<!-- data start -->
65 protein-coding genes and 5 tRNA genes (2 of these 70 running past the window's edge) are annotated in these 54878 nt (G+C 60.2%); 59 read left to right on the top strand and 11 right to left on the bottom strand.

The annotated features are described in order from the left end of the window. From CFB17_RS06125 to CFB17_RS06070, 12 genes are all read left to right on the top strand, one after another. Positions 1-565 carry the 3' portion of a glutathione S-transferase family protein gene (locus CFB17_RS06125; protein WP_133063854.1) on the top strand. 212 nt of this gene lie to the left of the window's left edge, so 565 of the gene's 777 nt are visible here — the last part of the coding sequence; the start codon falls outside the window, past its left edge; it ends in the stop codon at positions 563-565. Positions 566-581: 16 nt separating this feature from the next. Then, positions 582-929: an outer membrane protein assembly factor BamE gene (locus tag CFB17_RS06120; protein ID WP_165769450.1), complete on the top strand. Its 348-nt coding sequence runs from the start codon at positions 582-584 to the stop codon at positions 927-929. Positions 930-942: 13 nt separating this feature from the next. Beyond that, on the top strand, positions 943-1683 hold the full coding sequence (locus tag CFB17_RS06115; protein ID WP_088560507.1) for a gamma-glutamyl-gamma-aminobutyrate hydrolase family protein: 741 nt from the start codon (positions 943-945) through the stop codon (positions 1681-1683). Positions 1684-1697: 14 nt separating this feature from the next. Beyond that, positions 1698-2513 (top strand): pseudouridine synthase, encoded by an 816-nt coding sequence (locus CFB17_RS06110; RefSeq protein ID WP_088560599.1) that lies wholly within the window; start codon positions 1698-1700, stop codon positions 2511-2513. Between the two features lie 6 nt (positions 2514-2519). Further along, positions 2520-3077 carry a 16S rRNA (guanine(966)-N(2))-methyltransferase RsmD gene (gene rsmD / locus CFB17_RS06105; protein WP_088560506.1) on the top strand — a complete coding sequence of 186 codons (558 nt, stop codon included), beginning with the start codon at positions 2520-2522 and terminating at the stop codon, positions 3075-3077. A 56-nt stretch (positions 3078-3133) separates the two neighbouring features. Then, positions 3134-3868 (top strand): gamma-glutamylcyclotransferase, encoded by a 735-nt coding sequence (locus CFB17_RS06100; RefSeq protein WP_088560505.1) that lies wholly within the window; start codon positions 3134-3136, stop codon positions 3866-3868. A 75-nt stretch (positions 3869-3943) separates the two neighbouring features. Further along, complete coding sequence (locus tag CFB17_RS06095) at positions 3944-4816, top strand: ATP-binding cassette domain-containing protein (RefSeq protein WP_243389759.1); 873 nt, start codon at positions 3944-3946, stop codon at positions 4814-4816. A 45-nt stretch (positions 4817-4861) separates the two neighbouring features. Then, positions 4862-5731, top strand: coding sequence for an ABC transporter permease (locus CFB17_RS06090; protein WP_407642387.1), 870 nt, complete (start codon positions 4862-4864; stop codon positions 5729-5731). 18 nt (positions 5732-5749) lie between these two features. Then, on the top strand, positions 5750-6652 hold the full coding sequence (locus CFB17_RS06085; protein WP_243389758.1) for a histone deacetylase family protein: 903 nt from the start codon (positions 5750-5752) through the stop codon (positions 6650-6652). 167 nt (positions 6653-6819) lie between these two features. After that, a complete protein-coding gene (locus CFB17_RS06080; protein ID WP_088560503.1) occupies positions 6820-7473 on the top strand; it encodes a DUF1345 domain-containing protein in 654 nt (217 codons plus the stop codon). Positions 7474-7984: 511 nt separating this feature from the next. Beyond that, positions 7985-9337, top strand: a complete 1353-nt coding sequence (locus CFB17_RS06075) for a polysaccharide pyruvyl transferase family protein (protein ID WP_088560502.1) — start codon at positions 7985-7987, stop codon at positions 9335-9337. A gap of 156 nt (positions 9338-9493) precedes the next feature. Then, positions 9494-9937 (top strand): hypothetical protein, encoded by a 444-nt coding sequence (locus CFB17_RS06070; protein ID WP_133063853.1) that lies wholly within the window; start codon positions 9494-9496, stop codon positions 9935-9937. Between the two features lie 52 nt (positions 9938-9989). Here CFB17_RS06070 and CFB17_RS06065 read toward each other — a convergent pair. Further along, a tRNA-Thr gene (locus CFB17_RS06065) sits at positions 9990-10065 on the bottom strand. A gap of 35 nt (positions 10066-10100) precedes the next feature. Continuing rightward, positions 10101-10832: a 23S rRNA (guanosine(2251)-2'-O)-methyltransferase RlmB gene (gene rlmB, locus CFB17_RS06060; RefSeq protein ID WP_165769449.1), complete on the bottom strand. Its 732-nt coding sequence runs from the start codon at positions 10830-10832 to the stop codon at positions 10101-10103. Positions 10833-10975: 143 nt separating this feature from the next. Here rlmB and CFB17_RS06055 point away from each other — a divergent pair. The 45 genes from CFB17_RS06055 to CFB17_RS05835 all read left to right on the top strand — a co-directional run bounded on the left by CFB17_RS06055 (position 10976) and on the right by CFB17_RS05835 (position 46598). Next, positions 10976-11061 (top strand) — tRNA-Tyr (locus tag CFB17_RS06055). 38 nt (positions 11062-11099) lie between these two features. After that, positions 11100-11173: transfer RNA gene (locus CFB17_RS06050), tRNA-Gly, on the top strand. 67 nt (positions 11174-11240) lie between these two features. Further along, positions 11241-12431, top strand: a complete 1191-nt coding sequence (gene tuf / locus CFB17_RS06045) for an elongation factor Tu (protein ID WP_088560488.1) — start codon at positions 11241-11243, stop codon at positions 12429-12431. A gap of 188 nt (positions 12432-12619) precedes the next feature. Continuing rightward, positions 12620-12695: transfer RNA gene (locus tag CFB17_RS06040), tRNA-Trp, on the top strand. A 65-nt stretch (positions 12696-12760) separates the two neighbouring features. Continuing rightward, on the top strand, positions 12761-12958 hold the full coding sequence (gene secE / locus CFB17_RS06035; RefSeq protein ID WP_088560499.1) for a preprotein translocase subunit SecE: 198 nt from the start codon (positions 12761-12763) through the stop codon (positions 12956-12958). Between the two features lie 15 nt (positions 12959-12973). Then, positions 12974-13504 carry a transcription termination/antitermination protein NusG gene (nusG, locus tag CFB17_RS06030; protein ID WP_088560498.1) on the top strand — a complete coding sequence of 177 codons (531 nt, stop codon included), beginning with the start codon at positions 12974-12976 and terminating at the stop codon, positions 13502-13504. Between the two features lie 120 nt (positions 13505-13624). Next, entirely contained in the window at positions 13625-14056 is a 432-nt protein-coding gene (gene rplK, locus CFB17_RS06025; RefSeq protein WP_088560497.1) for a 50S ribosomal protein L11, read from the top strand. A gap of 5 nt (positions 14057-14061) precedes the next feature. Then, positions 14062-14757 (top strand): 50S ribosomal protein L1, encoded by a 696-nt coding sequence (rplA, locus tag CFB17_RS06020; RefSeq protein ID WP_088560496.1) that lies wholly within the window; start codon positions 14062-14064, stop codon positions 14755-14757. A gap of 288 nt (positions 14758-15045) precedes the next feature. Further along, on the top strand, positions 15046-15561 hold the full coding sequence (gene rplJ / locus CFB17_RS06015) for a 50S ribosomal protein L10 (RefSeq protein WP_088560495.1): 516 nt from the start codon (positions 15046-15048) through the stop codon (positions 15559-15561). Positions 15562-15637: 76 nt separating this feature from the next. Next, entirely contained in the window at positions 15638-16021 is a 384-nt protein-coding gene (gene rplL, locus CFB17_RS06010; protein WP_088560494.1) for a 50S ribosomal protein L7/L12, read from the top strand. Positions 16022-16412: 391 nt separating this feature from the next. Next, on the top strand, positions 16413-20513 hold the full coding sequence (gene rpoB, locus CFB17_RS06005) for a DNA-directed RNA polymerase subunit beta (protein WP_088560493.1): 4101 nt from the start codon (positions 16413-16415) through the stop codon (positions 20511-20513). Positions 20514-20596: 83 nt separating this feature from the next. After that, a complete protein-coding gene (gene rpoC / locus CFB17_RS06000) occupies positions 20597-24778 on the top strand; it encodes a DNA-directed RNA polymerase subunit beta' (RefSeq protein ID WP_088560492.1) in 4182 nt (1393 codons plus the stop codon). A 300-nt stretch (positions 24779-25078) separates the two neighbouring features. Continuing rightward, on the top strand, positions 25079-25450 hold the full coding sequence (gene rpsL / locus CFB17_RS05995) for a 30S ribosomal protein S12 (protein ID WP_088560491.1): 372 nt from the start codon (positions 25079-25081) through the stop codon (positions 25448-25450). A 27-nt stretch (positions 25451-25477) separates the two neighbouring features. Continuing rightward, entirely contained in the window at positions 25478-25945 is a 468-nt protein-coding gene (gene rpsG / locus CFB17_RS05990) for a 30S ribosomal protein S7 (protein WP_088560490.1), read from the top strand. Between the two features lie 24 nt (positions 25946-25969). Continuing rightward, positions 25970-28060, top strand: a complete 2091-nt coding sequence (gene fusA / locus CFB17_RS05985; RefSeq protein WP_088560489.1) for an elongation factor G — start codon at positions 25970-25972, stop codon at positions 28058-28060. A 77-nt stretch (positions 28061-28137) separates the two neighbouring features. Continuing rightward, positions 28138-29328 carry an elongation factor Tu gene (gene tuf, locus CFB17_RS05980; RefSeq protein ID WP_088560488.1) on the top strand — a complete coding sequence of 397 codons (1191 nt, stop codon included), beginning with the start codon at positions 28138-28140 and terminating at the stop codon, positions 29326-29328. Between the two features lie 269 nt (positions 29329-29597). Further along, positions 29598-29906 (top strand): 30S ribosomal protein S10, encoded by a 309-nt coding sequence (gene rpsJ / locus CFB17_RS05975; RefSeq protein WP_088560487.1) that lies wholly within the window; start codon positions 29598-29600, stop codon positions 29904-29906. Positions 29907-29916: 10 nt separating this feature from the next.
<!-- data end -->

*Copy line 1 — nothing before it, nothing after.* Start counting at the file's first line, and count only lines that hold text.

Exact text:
65 protein-coding genes and 5 tRNA genes (2 of these 70 running past the window's edge) are annotated in these 54878 nt (G+C 60.2%); 59 read left to right on the top strand and 11 right to left on the bottom strand.